Picture for event

Josephine Foster & The Victor Herrero Band + Bob Corn + Sj Esau

Sat 2 October 2010 // 19:30

(Sat 2nd Oct / 7.30pm / £9 advance)

One of the most luminous and enlightening American singers of her time sings Federico Garcia Lorca’s popular folk song collection “Las Canciones Populares Espanolas” with guitarist Victor Herroro and live band. Singing in Spanish, playing the castanets and dancing, Josephine brings to life these famous songs from one of Europe's finest poets and dramatists.

Josephine describes the band “as like a Andalusian jug band playing very energetic and animated music”. Taking their cue from Lorca and La Argentinita’s infectious 1931 recording of the songs, Josephine Foster and her partner Spanish musician Victor Herrero have arranged the poetically rich collection for their new acoustic band, formed while living in the Grenadine Sierra.

“She’s a Grace Slick for the 21st Century - and that’s all grace, no slick. An amazing combination of God-given ability and formal skill. You can hear Jefferson Airplane in her music, Quicksilver Messenger Service, Joan Baez… She’s also the one, out of that whole scene, that has embraced the electric guitar, while at the same time being the most classical of them all.” - Jay Babcock / Arthur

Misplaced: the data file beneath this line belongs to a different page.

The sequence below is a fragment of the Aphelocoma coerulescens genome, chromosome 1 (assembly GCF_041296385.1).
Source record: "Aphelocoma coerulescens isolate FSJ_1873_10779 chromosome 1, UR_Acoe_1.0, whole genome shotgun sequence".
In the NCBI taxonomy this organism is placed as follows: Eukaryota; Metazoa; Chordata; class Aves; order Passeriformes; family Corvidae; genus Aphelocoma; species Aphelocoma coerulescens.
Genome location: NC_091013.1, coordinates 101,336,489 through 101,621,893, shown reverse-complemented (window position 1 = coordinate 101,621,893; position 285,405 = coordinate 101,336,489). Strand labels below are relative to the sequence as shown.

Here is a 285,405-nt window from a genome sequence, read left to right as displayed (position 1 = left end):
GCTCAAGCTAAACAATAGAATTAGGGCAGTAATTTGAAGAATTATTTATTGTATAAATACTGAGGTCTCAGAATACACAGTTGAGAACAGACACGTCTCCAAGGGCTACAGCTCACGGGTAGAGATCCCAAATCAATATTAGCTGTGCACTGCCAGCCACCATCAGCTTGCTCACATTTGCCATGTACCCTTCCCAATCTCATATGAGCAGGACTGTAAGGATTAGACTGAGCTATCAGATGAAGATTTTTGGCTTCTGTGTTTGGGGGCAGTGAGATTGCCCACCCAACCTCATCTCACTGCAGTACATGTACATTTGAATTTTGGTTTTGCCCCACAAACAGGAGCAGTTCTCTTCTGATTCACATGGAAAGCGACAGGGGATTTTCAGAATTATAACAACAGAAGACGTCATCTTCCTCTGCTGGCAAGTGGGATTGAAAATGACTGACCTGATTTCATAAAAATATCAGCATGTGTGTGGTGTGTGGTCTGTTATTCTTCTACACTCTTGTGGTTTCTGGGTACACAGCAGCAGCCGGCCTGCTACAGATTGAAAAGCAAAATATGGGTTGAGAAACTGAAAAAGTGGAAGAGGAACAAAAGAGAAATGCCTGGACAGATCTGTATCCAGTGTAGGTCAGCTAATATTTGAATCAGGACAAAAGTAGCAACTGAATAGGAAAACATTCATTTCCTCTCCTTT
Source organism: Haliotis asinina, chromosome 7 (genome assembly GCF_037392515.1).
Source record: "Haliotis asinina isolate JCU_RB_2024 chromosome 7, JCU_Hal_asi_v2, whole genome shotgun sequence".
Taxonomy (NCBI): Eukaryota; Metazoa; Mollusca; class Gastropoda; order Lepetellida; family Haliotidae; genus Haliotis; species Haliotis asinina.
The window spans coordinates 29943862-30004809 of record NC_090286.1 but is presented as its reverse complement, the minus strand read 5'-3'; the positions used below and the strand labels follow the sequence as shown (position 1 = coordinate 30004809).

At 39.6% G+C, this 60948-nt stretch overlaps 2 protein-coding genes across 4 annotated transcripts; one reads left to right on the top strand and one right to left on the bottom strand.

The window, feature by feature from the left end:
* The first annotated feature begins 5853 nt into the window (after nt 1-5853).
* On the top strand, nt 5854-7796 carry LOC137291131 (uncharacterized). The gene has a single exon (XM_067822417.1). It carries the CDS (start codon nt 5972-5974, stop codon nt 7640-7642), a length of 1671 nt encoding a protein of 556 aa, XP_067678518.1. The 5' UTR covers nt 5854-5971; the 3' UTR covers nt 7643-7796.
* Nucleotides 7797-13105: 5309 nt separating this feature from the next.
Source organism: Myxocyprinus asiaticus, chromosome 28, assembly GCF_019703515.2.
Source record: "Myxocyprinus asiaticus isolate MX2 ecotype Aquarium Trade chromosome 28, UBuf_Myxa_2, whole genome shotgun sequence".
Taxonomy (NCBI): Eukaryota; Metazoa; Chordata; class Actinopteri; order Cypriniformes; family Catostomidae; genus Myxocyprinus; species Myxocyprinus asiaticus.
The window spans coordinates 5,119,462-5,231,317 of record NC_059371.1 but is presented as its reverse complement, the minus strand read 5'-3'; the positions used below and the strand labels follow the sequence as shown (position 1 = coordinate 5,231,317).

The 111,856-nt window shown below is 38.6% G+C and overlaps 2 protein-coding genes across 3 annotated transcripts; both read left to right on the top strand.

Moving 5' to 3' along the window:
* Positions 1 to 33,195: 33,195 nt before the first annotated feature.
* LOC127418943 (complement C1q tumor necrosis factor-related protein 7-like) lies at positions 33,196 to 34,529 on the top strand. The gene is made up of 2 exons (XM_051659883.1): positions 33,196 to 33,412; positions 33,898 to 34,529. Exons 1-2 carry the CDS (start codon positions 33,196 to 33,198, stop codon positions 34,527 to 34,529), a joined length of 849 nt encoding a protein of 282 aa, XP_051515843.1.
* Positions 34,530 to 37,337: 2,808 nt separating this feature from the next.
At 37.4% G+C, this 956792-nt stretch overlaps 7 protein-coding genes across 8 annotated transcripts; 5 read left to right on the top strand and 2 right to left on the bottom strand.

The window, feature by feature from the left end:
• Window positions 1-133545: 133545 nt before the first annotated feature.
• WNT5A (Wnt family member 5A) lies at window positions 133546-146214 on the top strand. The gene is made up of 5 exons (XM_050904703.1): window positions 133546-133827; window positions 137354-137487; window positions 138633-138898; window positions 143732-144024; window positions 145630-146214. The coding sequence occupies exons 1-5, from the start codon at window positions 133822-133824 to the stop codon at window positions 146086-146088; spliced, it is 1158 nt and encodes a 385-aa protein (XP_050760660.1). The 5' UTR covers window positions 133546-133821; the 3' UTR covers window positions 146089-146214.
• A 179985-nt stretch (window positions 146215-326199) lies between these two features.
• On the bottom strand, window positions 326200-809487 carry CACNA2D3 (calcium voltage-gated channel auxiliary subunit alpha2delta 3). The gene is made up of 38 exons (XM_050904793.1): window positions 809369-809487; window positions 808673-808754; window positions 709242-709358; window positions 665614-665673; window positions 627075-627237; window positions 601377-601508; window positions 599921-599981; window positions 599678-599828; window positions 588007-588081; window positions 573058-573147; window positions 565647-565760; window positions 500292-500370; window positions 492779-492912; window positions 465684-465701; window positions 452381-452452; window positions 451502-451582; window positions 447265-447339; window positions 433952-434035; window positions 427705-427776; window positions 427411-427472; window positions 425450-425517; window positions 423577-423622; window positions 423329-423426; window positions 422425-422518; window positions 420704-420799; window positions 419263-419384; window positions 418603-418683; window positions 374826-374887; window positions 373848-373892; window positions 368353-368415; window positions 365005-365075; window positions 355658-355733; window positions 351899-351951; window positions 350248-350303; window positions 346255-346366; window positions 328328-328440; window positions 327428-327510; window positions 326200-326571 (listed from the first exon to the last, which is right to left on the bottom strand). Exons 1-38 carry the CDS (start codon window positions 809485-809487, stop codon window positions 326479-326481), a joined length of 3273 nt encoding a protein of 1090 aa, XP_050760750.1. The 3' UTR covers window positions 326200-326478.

Out of a tiny village in the rural north of Italy, staunch indie promoter and tour booker Tiziano Sgarbi becomes song hero Bob Corn. Sketching with simple lines of guitar and voice, he conjures pretty/anxious tracks concerning people and love, like early Adrian Orange or a bare-boned Bonnie Prince. "A great cat...beautiful tunes, very soulful" said Mike 'Minutemen Watt'. "Oh Mother Mary, Bob Corn is a real shit!" said someone else (in Italian)...we're certain this is a good thing.

As a plus tonight we get SJ Esau, a favoured son of Qu/Bristol downing tools to play a rare interim show before his drooled-for brand new album drops next year (almost ready).

Late treat - after his show-stealing performance at St. Bonaventures a few weeks back we welcome back Frank Fairfield, this time armed with his unrivalled gramophone record collection for a DJ set of ultra-rare 78" stomp-a-longs and jug band bangers.